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Dental Nitrous Oxide

 Nitrous Oxide Benefits:

If you’ve ever been to the dentist (and hopefully you have), you’re probably familiar with nitrous oxide. Often called laughing gas or sweet air, nitrous oxide is a common form of sedation dentistry that produces a euphoric effect. Nitrous oxide is provided during dental procedures to relieve dental anxiety in both children and adults.

Nitrous oxide is a gas that’s administered through the nose and exhaled through the mouth, eliminating it from the body almost immediately. Before receiving dental treatment, a mask is placed over the nose of the patient. This allows the dentist to work on the mouth uninterrupted.

After a few minutes, the effects of the nitrous oxide start to take place. Although you won’t get the giggles, you will experience a light, airy feeling. Don’t get too comfortable, though — it ends once the mask is removed.

Take the Edge Off

Nitrous oxide sedation was originally used for recreational purposes. It wasn’t until the mid-1800s that this “laughing gas” was provided as a general anestheic during surgery. Up until then, medical and dental surgery was done without any anestheic at all! Now nitrous oxide is combined with oxygen in order to produce a calming effect while patients remain conscious. And it’s so gentle that patients can resume normal activities and drive themselves home following dental treatments.

But don’t expect laughing gas to take the place of the needle! Nitrous oxide is mainly used in conjunction with a local dental anesthesia, which is still necessary to numb your mouth during oral surgery. Unfortunately, patients can’t benefit from laughing gas for post-treatment discomfort. You will recover from the effects of nitrous oxide long before the numbness from local dental anesthesia wears off.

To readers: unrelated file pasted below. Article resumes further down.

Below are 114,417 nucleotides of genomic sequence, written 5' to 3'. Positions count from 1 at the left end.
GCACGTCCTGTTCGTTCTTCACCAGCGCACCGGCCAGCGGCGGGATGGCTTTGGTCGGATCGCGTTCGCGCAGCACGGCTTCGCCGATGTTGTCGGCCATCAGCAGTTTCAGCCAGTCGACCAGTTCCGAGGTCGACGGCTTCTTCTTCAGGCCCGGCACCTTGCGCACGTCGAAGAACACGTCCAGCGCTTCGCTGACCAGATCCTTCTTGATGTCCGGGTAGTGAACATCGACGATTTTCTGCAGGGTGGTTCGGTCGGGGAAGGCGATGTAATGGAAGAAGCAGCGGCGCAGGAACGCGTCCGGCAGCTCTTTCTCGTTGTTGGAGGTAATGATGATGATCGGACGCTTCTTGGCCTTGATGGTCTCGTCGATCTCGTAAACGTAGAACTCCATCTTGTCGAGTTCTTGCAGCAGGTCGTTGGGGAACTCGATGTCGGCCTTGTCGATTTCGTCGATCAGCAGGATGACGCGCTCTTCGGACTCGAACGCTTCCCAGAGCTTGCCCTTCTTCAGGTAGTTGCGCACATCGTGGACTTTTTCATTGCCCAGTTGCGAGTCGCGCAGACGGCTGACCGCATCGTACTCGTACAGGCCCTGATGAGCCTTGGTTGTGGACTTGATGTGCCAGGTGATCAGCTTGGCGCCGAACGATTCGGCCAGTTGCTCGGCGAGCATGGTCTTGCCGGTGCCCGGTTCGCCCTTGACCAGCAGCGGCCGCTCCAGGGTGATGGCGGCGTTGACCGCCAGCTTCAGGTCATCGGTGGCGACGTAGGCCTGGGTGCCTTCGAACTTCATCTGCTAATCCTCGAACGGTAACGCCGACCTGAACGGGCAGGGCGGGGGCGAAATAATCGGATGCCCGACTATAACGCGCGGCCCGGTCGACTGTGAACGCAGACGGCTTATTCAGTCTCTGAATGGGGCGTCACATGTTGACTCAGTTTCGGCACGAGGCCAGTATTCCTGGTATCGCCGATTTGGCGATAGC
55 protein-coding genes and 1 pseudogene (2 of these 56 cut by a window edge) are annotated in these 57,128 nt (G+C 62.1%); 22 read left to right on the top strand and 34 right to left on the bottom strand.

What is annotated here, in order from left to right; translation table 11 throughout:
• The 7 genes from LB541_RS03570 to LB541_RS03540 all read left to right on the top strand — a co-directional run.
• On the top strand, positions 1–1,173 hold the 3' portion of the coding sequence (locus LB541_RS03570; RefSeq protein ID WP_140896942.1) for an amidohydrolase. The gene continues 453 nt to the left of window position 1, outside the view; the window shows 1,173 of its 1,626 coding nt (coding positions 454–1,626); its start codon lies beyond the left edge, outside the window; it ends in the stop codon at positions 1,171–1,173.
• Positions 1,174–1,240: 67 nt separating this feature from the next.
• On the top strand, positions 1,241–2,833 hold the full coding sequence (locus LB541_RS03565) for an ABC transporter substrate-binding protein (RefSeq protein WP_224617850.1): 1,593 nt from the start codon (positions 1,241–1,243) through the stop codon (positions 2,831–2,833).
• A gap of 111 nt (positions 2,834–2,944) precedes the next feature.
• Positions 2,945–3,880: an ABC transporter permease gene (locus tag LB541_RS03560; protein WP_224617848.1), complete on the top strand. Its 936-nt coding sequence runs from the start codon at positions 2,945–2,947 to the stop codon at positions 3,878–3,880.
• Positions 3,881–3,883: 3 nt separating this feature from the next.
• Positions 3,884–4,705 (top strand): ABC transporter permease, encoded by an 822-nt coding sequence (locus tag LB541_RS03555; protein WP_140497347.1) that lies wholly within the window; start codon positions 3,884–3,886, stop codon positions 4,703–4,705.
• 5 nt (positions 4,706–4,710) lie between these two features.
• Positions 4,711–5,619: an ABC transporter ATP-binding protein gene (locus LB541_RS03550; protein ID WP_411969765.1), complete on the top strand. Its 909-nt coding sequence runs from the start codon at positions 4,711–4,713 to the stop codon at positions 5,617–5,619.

Like any drug, there are pros and cons to using laughing gas during dental procedures:


  • Great for fearful patients and children
  • Patient remains conscious and can communicate with the dentist
  • There are limited or no side effects of nitrous oxide
  • Wears off quickly with little or no recovery time
  • Considered safe and non-addictive when used correctly
  • Patient does not need an escort


  • Not a subsitute for local dental anesthesia during major dental surgery
  • Overmedicating or using nitrous oxide on a full stomach may cause nausea or vomiting
  • May not work on extremely phobic patients
  • Not recommended for patients who have difficulty breathing in through the nose

No Laughing Matter

When administered correctly, nitrous oxide sedation is a safe, effective way to eliminate dental anxiety. And no, you can’t get it on your own. Dentists and dental hygienists must complete the appropriate coursework to administer nitrous oxide, and many states require a permit to obtain it.

If you’re avoiding the dentist out of fear, nitrous oxide can help you get the professional dental care you need.

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